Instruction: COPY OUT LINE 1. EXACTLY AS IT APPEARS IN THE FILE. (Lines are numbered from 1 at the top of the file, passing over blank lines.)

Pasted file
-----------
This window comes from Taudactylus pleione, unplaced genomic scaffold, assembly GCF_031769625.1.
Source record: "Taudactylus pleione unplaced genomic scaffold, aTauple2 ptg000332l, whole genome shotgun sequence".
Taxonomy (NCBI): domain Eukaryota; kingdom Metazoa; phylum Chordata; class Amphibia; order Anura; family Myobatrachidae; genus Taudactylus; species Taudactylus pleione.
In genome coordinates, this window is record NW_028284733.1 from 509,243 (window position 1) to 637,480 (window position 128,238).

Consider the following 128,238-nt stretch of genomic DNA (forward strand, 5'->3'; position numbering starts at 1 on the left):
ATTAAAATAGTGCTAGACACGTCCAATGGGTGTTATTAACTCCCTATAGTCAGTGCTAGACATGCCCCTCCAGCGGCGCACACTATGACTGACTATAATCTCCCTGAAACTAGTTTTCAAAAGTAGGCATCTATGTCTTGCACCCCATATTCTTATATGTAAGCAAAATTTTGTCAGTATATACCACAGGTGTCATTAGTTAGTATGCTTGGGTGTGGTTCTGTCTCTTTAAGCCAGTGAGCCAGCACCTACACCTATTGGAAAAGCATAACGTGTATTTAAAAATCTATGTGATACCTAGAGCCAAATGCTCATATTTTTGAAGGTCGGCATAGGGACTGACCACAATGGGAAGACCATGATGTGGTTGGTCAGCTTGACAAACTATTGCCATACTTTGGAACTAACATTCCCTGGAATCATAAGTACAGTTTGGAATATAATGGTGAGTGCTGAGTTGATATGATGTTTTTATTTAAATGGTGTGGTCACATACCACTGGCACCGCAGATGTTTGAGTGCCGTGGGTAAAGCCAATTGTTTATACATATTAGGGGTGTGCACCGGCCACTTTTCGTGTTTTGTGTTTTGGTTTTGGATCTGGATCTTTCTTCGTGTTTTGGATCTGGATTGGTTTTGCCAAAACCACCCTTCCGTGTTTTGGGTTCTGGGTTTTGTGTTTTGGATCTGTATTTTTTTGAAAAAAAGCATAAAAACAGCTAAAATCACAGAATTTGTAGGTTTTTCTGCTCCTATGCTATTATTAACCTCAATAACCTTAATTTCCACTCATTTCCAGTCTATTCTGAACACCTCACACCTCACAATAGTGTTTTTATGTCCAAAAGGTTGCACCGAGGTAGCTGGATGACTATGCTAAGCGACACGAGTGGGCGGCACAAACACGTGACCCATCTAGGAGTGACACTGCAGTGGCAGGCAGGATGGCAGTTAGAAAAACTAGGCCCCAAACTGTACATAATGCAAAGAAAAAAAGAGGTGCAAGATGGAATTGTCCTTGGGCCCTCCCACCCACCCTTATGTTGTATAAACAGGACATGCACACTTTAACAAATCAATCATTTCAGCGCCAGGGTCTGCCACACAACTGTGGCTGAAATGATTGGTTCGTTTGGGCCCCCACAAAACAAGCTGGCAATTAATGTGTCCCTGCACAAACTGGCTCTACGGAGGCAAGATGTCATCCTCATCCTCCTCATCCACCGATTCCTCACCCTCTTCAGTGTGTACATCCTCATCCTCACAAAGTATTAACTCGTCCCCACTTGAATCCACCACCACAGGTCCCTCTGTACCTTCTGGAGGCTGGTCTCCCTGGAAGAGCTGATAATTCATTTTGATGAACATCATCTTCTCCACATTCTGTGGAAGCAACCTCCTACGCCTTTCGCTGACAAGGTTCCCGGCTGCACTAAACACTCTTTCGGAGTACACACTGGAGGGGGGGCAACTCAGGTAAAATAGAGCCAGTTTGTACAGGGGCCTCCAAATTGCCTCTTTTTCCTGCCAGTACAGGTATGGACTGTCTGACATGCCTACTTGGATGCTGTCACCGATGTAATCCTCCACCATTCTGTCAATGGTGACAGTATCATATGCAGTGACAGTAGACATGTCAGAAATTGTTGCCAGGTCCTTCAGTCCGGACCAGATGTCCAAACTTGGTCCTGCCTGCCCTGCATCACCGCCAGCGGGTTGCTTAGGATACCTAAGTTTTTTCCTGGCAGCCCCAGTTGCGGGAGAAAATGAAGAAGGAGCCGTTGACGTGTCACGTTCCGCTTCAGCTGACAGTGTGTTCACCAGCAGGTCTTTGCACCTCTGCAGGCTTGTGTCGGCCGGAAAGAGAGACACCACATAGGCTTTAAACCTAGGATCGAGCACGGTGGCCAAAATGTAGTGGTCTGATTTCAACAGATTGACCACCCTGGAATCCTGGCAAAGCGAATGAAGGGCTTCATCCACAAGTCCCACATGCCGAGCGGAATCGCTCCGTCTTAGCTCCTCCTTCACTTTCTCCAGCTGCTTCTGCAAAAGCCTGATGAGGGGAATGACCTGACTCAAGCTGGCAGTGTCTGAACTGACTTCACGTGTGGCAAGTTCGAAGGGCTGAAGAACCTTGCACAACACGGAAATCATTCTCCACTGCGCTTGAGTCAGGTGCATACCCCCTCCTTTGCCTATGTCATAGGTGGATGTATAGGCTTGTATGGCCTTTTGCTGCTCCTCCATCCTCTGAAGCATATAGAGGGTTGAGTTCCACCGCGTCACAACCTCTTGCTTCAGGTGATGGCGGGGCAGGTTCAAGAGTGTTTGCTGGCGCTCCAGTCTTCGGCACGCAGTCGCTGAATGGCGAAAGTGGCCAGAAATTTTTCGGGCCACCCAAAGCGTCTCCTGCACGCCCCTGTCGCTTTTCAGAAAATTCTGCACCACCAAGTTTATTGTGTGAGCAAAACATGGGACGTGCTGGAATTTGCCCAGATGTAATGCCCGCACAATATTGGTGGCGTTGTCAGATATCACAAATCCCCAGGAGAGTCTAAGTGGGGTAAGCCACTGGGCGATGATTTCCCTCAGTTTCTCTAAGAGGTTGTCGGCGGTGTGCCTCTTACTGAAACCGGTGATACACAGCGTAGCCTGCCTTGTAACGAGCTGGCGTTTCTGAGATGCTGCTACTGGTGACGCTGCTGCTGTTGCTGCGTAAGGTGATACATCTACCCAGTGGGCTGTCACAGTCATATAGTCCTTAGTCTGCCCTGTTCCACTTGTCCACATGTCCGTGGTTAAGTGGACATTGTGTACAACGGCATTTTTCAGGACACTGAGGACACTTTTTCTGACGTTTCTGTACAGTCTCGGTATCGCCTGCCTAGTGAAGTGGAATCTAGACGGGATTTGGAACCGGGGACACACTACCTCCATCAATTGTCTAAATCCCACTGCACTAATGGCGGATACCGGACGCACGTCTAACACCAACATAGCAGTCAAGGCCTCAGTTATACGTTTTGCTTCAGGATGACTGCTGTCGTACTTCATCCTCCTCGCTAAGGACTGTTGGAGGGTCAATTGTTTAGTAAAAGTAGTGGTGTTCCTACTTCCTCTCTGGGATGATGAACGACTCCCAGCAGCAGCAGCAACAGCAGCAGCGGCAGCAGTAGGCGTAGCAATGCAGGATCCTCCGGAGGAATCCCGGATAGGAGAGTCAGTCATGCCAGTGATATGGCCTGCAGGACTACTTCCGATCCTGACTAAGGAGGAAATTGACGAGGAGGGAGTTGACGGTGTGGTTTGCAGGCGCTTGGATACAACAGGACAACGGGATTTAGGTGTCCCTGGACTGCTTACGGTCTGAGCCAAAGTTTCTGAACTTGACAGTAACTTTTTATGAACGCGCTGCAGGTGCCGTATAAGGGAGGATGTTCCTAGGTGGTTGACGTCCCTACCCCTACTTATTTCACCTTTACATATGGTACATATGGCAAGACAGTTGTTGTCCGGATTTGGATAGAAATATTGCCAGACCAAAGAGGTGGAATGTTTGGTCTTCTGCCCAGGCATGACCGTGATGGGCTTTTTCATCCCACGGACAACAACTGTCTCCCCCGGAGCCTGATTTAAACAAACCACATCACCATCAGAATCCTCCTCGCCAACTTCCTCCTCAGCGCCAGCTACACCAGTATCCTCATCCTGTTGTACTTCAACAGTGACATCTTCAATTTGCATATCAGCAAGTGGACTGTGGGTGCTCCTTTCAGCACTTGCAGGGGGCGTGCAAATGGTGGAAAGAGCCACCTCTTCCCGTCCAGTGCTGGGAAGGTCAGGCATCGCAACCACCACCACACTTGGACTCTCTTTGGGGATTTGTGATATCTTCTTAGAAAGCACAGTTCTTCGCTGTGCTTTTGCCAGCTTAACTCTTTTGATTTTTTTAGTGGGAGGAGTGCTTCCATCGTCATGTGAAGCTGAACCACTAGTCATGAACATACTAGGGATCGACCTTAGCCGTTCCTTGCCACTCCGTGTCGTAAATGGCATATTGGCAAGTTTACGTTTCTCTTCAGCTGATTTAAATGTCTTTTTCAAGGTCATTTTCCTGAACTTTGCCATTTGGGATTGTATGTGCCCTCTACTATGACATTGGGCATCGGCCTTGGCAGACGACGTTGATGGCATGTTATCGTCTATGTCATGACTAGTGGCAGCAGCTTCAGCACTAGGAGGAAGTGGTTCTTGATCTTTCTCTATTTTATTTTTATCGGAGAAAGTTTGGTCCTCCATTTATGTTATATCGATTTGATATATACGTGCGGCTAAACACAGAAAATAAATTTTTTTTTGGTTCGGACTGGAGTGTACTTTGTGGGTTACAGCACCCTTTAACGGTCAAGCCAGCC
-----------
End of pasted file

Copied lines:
This window comes from Taudactylus pleione, unplaced genomic scaffold, assembly GCF_031769625.1.